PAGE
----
Photographer Christy McNamara, well known for his photographs of traditional musicians will be collaborating in this exhibition with a series of commissioned photographs. Also included will be a short film made by Packmule Films documenting each of the musicians at work in their workshops. In conjunction with North Clare Historical Society there will be a lecture Monday 21st at 8pm by Eugene Lambe, collector of tunes and stories from County Clare. This exhibition will be held in the old courthouse building in Ennistymon which has been beautifully renovated into a new art space. Read more »

Details will no doubt be posted on the Courthouse Gallery website and their Facebook page. If you would like a PDF version (A4 size) of the 3 Instrument Makers (and their music) poster (pictured above), click on this link.

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Conversations on the Coast

In September of 2010, Bristolian Nick Hand visited Martin Doyle at his workshop in Clare. After recording a conversation with Martin and taking a raft of photographs, Nick created a ‘soundslide’ that was included on his Slowcoast website – one of dozens of inspirational soundslides that he has created during his cycle tours around the coastal regions of England, Wales, Scotland and Ireland.

Conversations on the Coast

Conversations on the Coast – by Nick Hand

Nick has just released Conversations on the Coast – a beautifully presented hardcover publication offering a selection of twenty stories and photography from the Slowcoast project.

Conversations on the Coast brings together artists and craftspeople from around the British Isles who talk about their work, their life and their passion.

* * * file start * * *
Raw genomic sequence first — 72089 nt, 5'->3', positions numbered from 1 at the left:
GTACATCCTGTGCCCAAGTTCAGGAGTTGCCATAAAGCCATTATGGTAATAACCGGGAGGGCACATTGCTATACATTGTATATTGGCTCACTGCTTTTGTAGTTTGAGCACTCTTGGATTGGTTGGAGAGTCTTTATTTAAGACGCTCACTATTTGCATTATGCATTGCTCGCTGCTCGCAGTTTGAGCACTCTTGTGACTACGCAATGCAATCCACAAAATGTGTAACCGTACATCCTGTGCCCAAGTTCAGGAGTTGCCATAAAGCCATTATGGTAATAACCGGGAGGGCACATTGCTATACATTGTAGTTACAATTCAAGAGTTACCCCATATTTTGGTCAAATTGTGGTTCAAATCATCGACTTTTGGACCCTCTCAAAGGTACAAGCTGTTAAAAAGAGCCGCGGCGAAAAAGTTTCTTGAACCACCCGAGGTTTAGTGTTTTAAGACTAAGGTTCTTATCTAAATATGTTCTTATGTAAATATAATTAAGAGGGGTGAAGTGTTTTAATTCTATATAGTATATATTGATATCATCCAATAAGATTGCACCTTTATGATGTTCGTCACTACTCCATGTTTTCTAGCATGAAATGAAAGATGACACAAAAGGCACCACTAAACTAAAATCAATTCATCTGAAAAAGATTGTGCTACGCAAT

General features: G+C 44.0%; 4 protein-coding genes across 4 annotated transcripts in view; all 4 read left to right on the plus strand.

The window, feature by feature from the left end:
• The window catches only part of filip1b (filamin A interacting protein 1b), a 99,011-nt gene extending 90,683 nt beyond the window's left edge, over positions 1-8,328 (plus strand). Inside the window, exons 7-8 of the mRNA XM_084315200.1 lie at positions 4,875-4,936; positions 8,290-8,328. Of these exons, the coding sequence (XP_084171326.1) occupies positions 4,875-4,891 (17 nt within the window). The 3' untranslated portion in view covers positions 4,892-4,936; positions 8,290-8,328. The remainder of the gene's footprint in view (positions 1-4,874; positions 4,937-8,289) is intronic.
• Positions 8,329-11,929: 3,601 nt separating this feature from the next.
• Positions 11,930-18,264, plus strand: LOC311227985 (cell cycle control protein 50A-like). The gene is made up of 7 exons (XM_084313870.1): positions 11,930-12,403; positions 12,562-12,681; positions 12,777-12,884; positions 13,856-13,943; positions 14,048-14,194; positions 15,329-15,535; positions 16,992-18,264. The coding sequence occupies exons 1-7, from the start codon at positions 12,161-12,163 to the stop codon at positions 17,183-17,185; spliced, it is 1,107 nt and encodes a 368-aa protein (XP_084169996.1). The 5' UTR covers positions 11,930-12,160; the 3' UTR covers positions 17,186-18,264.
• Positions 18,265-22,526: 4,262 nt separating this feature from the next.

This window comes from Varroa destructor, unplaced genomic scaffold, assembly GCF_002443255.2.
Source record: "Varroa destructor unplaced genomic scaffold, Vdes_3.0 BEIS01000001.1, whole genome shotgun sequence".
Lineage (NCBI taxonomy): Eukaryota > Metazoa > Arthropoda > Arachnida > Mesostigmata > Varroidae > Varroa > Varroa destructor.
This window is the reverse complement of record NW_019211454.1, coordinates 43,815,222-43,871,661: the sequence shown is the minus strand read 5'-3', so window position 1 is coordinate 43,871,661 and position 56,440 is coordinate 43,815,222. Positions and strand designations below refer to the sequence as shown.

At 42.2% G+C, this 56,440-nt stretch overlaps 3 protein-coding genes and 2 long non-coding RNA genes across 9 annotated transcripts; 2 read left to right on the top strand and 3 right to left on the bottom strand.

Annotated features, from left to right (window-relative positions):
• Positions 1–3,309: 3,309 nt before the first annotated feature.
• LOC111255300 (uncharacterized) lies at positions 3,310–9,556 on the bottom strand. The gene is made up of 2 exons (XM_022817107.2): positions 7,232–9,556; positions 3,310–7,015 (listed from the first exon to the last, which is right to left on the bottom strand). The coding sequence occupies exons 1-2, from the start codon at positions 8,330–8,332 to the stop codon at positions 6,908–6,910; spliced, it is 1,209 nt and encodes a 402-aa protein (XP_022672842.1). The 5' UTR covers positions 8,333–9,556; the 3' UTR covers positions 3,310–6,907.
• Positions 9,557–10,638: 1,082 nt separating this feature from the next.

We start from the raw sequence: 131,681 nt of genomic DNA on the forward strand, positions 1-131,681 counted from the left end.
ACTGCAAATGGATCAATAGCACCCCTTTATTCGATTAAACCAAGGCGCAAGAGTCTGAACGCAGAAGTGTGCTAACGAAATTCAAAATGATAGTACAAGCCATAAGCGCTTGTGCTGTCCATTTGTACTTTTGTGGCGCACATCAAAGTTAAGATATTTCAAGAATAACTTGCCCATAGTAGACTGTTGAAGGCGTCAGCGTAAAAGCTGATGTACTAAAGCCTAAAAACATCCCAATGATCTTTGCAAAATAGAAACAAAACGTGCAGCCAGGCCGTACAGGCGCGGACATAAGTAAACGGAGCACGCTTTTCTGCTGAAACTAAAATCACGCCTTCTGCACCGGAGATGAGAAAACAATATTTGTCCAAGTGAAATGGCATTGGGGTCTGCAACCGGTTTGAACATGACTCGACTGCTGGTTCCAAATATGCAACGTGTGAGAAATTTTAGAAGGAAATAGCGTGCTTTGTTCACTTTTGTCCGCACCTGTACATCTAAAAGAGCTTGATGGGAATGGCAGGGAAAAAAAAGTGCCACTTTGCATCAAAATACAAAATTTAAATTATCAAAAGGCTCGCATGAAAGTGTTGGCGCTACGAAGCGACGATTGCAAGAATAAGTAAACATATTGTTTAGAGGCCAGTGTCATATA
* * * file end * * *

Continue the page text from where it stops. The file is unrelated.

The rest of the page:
“What I love most about this book is the humility of actually quite ordinary artisans chosen by chance as they came into focus on one man’s remarkable journey around the coast. What we learn is that when you take the time to look, even the apparently straight forward lives of a bicycle repairer, hat maker or basket weaver are driven by passion and a deep seated love for their work. It is inspirational.” – Robin Wood, Chair of The Heritage Crafts Association.

Nick Hand’s visit with Martin Doyle has been included in the book and Martin was delighted to receive a copy by post this week.

Nick Hand with his bicycle

Nick Hand and his trusty steed

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A Gift From Cathal McConnell

Willie Clancy

Willie Clancy

With the Willie Clancy Summer School happening at Miltown Malbay in the County Clare each year, mid June becomes a busy time for Martin Doyle. There is a steady stream of visitors to his house near Liscannor and, when he gets a chance, Martin heads into Miltown Malbay to socialise and catch a session or two. Flutes to deliver, orders to take – the busy life of a popular flute maker!